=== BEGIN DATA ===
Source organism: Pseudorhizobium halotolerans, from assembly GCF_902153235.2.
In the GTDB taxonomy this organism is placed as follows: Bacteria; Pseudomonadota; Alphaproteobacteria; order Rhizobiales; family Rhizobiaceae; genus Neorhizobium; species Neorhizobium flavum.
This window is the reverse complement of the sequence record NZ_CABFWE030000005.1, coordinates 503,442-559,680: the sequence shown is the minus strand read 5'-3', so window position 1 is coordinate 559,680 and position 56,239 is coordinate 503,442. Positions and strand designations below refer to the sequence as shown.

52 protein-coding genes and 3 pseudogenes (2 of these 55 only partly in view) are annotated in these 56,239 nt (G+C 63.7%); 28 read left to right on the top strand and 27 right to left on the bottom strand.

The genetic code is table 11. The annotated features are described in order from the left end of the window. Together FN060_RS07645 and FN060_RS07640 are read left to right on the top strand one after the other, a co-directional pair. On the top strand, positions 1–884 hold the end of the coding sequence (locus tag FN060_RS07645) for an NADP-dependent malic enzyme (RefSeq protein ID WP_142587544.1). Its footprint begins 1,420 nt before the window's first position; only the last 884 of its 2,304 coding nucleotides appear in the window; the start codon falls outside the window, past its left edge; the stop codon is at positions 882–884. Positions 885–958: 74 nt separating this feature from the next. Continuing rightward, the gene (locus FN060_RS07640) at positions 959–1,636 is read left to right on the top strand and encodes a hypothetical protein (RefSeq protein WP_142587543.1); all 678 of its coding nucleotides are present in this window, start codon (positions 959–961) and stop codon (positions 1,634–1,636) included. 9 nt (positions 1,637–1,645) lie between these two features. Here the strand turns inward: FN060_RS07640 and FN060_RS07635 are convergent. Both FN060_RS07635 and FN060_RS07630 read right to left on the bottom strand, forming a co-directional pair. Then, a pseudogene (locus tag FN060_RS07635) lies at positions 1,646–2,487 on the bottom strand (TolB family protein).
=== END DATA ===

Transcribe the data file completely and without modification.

Source organism: Pseudorhizobium halotolerans, from assembly GCF_902153235.2.
In the GTDB taxonomy this organism is placed as follows: Bacteria; Pseudomonadota; Alphaproteobacteria; order Rhizobiales; family Rhizobiaceae; genus Neorhizobium; species Neorhizobium flavum.
This window is the reverse complement of the sequence record NZ_CABFWE030000005.1, coordinates 503,442-559,680: the sequence shown is the minus strand read 5'-3', so window position 1 is coordinate 559,680 and position 56,239 is coordinate 503,442. Positions and strand designations below refer to the sequence as shown.

52 protein-coding genes and 3 pseudogenes (2 of these 55 only partly in view) are annotated in these 56,239 nt (G+C 63.7%); 28 read left to right on the top strand and 27 right to left on the bottom strand.

The genetic code is table 11. The annotated features are described in order from the left end of the window. Together FN060_RS07645 and FN060_RS07640 are read left to right on the top strand one after the other, a co-directional pair. On the top strand, positions 1–884 hold the end of the coding sequence (locus tag FN060_RS07645) for an NADP-dependent malic enzyme (RefSeq protein ID WP_142587544.1). Its footprint begins 1,420 nt before the window's first position; only the last 884 of its 2,304 coding nucleotides appear in the window; the start codon falls outside the window, past its left edge; the stop codon is at positions 882–884. Positions 885–958: 74 nt separating this feature from the next. Continuing rightward, the gene (locus FN060_RS07640) at positions 959–1,636 is read left to right on the top strand and encodes a hypothetical protein (RefSeq protein WP_142587543.1); all 678 of its coding nucleotides are present in this window, start codon (positions 959–961) and stop codon (positions 1,634–1,636) included. 9 nt (positions 1,637–1,645) lie between these two features. Here the strand turns inward: FN060_RS07640 and FN060_RS07635 are convergent. Both FN060_RS07635 and FN060_RS07630 read right to left on the bottom strand, forming a co-directional pair. Then, a pseudogene (locus tag FN060_RS07635) lies at positions 1,646–2,487 on the bottom strand (TolB family protein).